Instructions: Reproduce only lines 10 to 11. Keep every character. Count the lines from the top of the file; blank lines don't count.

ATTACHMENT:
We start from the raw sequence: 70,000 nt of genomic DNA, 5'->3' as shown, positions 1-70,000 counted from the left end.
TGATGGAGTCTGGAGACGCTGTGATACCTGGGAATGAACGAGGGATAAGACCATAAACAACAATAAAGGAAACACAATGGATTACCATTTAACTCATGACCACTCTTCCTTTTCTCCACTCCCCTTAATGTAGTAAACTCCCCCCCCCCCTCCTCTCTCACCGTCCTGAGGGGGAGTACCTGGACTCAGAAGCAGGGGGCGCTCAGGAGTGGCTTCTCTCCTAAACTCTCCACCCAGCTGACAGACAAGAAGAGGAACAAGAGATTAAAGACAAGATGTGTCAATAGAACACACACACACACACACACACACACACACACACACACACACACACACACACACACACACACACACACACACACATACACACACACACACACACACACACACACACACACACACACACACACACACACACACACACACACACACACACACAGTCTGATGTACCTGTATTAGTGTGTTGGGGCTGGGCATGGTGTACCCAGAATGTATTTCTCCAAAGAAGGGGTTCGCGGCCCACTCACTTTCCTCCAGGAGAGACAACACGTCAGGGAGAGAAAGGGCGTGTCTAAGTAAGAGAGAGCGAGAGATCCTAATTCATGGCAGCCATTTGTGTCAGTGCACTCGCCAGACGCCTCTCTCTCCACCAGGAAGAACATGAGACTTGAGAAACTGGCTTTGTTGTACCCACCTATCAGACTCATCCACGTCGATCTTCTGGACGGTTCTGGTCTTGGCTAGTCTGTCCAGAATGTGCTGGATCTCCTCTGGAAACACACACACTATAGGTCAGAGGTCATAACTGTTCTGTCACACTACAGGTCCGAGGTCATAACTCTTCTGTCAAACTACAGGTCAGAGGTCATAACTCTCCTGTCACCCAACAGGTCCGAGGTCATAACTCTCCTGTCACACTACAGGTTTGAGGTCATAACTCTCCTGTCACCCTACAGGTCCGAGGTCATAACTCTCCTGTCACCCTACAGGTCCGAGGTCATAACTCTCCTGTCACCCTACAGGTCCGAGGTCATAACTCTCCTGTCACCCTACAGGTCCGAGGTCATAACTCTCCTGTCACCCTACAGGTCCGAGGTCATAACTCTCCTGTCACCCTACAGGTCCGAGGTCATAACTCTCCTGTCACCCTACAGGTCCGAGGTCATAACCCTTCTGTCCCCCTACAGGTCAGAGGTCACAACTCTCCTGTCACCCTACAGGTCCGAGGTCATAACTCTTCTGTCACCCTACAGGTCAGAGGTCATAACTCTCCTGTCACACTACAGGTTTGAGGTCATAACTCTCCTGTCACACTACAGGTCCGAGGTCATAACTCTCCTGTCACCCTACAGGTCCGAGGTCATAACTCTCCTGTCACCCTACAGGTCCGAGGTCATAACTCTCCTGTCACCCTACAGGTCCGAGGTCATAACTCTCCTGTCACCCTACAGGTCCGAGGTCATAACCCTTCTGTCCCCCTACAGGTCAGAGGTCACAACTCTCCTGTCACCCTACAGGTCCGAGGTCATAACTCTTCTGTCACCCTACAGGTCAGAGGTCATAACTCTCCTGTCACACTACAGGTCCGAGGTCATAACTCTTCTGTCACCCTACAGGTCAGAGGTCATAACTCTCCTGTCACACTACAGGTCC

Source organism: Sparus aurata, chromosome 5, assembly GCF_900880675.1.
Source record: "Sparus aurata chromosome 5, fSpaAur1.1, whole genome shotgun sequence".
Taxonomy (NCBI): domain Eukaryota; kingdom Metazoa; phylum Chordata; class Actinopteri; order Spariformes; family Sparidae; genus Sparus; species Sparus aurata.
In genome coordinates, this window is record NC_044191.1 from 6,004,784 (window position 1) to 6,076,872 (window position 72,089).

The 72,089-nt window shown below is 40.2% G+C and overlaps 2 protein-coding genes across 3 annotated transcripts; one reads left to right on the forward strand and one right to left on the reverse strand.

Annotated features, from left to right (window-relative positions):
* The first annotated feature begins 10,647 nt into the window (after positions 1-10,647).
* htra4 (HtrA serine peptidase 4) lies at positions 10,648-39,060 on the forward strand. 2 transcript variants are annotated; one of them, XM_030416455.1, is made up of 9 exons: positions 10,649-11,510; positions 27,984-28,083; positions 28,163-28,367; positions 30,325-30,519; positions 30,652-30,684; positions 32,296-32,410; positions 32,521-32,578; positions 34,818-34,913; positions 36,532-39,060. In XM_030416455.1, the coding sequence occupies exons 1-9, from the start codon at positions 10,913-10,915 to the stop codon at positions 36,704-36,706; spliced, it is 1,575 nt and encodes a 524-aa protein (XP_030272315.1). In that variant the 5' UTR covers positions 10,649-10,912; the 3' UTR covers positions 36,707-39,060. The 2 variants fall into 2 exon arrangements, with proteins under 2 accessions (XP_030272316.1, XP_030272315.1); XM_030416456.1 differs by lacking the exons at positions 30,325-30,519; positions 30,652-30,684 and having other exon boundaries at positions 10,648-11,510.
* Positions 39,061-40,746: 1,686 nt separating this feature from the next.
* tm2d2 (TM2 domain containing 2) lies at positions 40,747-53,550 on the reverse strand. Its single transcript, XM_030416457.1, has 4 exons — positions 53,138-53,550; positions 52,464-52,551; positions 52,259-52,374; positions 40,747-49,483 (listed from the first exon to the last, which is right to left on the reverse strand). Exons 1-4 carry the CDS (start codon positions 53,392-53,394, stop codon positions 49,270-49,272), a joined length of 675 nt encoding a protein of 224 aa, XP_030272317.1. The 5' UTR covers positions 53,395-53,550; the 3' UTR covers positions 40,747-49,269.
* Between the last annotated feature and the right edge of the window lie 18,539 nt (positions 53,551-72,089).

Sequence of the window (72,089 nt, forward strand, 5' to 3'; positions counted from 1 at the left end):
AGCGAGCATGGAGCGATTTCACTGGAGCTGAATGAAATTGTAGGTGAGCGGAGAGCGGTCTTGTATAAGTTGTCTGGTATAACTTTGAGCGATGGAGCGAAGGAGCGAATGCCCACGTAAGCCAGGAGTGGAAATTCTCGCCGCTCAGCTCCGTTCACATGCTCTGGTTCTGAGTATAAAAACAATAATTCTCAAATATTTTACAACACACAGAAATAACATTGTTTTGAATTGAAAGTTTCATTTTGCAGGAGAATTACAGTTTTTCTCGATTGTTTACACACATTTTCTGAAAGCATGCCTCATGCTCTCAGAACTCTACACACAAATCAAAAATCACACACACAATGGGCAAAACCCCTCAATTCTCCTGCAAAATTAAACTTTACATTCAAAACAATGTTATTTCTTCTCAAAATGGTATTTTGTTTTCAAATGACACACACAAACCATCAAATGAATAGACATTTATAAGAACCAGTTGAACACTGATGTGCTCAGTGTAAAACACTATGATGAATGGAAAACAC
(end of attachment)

* htra4 (HtrA serine peptidase 4) lies at positions 10,648-39,060 on the forward strand. 2 transcript variants are annotated; one of them, XM_030416455.1, is made up of 9 exons: positions 10,649-11,510; positions 27,984-28,083; positions 28,163-28,367; positions 30,325-30,519; positions 30,652-30,684; positions 32,296-32,410; positions 32,521-32,578; positions 34,818-34,913; positions 36,532-39,060. In XM_030416455.1, the coding sequence occupies exons 1-9, from the start codon at positions 10,913-10,915 to the stop codon at positions 36,704-36,706; spliced, it is 1,575 nt and encodes a 524-aa protein (XP_030272315.1). In that variant the 5' UTR covers positions 10,649-10,912; the 3' UTR covers positions 36,707-39,060. The 2 variants fall into 2 exon arrangements, with proteins under 2 accessions (XP_030272316.1, XP_030272315.1); XM_030416456.1 differs by lacking the exons at positions 30,325-30,519; positions 30,652-30,684 and having other exon boundaries at positions 10,648-11,510.
* Positions 39,061-40,746: 1,686 nt separating this feature from the next.